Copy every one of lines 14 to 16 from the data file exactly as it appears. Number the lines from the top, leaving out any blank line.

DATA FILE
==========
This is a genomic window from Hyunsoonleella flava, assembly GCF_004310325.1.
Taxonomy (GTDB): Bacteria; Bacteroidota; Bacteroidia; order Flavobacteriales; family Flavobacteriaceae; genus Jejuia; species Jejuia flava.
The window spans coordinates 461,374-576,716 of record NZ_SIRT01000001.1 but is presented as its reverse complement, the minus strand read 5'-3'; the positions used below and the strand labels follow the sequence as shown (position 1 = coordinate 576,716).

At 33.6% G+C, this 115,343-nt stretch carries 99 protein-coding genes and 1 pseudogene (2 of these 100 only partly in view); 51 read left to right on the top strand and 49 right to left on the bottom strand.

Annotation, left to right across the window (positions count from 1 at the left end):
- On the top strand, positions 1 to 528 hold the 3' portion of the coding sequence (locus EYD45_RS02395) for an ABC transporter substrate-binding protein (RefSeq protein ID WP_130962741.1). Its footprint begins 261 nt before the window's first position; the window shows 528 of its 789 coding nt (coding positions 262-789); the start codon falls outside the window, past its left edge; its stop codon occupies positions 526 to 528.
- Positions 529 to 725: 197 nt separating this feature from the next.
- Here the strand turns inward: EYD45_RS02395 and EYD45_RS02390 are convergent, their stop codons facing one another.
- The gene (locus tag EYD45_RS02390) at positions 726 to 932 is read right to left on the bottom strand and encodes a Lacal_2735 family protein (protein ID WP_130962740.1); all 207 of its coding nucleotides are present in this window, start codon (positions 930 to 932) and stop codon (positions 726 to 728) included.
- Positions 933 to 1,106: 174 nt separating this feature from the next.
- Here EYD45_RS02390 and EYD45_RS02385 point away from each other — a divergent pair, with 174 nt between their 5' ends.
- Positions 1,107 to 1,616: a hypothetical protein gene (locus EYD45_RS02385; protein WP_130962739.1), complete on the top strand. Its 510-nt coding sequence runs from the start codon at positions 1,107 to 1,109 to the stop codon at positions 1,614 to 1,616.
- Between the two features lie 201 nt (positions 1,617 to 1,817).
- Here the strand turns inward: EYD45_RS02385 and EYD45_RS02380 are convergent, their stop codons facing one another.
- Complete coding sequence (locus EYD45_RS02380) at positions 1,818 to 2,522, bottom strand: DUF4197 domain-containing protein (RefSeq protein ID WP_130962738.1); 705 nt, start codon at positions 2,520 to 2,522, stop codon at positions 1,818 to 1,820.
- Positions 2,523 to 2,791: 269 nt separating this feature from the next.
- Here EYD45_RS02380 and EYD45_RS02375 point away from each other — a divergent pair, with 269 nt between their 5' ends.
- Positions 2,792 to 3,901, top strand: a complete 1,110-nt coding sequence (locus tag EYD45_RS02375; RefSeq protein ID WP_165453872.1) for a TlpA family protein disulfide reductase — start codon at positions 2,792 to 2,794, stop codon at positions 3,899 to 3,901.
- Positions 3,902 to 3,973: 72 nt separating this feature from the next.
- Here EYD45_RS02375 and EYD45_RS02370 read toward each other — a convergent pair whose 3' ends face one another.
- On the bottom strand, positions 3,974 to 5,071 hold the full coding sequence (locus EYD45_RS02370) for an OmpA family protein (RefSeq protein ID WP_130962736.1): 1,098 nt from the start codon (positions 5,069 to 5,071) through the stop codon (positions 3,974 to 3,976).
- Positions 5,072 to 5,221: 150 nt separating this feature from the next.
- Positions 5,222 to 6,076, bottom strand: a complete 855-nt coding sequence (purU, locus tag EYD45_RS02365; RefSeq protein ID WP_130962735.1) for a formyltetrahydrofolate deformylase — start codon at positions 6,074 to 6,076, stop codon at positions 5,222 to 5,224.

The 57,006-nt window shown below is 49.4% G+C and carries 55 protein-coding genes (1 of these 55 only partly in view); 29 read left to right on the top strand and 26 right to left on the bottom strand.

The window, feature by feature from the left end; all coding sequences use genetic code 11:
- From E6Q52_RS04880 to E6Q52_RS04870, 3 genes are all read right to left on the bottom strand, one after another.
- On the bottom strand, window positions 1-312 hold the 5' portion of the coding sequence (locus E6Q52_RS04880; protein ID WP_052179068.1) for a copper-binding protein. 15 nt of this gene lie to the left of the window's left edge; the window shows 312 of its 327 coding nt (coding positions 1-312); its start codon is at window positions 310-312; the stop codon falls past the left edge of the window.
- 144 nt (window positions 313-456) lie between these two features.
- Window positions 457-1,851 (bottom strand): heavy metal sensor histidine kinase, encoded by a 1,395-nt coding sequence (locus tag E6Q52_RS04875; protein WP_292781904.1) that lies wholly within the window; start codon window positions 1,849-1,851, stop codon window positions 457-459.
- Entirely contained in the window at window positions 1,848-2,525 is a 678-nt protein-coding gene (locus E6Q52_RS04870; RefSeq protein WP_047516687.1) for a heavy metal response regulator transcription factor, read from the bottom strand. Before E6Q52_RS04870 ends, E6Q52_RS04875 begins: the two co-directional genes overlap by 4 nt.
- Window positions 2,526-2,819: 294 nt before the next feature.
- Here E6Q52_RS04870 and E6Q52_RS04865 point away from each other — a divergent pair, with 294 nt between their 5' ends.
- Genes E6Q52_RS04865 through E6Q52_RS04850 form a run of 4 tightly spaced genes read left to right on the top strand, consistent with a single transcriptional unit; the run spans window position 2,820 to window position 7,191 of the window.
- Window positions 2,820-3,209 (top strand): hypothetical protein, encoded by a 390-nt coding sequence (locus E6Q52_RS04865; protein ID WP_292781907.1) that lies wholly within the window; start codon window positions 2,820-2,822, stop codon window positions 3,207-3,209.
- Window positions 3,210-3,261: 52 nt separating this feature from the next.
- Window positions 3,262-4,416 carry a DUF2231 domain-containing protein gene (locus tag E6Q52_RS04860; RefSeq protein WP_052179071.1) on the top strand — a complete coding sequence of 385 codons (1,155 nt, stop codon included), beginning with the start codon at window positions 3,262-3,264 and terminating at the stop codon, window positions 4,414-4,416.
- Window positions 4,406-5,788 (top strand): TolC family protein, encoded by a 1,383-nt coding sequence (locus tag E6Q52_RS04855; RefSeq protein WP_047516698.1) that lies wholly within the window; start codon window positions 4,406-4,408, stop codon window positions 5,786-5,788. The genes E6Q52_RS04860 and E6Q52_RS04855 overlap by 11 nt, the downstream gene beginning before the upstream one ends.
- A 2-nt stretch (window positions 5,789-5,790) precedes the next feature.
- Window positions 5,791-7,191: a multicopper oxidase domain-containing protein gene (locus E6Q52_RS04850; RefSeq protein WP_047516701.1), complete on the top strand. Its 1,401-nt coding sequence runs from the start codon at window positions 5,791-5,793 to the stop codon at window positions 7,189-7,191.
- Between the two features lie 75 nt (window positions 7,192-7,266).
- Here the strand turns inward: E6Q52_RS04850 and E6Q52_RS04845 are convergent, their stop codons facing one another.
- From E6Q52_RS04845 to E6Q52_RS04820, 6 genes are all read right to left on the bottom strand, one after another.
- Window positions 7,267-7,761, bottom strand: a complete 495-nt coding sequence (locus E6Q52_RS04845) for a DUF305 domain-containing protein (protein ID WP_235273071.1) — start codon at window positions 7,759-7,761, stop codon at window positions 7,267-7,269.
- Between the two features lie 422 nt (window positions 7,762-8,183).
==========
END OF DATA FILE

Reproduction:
- Here the strand turns inward: EYD45_RS02385 and EYD45_RS02380 are convergent, their stop codons facing one another.
- Complete coding sequence (locus EYD45_RS02380) at positions 1,818 to 2,522, bottom strand: DUF4197 domain-containing protein (RefSeq protein ID WP_130962738.1); 705 nt, start codon at positions 2,520 to 2,522, stop codon at positions 1,818 to 1,820.
- Positions 2,523 to 2,791: 269 nt separating this feature from the next.